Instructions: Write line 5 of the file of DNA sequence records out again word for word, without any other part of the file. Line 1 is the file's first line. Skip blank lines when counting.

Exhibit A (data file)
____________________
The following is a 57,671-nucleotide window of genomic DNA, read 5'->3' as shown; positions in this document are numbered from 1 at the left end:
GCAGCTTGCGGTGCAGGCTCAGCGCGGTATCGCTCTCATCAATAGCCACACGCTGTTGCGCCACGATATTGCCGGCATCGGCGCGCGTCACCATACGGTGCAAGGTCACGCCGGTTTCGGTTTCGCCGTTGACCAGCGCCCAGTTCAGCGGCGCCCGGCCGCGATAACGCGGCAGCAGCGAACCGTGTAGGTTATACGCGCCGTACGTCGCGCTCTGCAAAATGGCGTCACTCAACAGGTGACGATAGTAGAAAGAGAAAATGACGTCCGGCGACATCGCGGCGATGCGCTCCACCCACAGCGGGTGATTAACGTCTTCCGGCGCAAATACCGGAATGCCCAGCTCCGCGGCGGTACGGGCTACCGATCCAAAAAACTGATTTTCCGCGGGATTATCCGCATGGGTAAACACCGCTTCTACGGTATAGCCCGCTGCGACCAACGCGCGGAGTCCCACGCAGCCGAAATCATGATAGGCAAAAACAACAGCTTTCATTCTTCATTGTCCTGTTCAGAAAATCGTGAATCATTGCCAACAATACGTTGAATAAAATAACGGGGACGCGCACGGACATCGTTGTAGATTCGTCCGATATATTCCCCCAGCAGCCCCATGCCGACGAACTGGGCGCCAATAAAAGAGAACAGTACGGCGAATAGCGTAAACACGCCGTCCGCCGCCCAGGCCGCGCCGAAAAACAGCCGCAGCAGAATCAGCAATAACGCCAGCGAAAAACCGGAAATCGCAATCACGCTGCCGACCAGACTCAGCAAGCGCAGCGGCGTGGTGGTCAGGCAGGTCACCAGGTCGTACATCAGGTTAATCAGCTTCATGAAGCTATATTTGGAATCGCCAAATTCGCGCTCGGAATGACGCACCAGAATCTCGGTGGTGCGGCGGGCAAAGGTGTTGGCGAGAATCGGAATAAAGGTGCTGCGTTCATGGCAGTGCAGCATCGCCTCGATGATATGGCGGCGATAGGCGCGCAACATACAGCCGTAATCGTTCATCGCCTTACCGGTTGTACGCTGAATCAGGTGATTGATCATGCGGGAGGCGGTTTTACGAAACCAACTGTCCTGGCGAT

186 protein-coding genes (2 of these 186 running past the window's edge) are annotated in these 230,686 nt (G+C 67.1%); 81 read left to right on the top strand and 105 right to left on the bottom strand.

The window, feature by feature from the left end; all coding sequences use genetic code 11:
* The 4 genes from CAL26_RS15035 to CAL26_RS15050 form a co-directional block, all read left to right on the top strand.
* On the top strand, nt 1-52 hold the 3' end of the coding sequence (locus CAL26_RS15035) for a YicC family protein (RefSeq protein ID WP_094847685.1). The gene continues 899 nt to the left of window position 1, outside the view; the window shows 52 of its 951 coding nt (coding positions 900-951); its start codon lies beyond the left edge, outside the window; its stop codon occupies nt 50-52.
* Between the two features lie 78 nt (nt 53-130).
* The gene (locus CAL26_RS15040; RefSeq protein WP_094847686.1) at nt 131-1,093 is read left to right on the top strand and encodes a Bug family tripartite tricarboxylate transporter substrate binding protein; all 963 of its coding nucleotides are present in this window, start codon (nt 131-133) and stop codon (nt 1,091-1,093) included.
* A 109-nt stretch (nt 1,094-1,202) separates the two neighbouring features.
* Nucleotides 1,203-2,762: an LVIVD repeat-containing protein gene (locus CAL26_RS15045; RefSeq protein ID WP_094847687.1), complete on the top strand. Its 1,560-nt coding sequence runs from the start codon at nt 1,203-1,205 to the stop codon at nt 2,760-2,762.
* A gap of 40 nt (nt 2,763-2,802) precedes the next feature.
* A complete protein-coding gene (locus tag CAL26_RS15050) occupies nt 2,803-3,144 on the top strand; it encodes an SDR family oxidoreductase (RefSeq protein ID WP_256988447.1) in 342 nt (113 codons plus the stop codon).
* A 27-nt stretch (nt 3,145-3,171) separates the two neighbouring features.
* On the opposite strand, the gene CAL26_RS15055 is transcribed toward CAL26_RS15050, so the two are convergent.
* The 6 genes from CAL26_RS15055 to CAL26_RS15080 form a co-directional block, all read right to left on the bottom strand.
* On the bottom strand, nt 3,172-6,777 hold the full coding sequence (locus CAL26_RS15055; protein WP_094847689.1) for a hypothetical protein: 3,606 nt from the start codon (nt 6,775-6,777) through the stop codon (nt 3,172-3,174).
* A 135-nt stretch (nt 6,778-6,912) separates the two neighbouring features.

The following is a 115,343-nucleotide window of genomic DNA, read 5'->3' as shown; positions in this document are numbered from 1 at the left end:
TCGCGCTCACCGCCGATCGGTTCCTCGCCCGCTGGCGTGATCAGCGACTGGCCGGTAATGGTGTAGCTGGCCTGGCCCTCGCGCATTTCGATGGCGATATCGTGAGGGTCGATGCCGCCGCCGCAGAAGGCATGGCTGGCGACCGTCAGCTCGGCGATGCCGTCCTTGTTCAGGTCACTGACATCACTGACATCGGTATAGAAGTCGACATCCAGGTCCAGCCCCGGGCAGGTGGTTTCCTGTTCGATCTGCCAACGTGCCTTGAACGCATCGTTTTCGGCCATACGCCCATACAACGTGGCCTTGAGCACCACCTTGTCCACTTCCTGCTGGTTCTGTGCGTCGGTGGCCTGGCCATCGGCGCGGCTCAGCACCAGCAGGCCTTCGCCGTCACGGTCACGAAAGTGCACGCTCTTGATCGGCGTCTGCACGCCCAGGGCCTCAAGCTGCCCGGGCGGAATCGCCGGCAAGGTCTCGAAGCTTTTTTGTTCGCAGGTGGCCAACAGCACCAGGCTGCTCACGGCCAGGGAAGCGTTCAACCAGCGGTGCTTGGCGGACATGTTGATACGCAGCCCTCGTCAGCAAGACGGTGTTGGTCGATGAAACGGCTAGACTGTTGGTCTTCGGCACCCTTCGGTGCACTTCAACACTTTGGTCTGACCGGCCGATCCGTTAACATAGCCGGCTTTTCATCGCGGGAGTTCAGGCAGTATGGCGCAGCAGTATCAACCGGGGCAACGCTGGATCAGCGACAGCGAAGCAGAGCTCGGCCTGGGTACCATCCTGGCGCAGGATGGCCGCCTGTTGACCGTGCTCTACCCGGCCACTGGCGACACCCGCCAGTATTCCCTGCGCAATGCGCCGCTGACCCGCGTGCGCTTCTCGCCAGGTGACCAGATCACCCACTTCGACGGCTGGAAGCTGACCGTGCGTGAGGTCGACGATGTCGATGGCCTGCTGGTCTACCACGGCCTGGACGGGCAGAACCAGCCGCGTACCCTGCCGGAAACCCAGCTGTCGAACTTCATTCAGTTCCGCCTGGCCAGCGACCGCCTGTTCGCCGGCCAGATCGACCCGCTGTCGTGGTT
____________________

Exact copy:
* The 4 genes from CAL26_RS15035 to CAL26_RS15050 form a co-directional block, all read left to right on the top strand.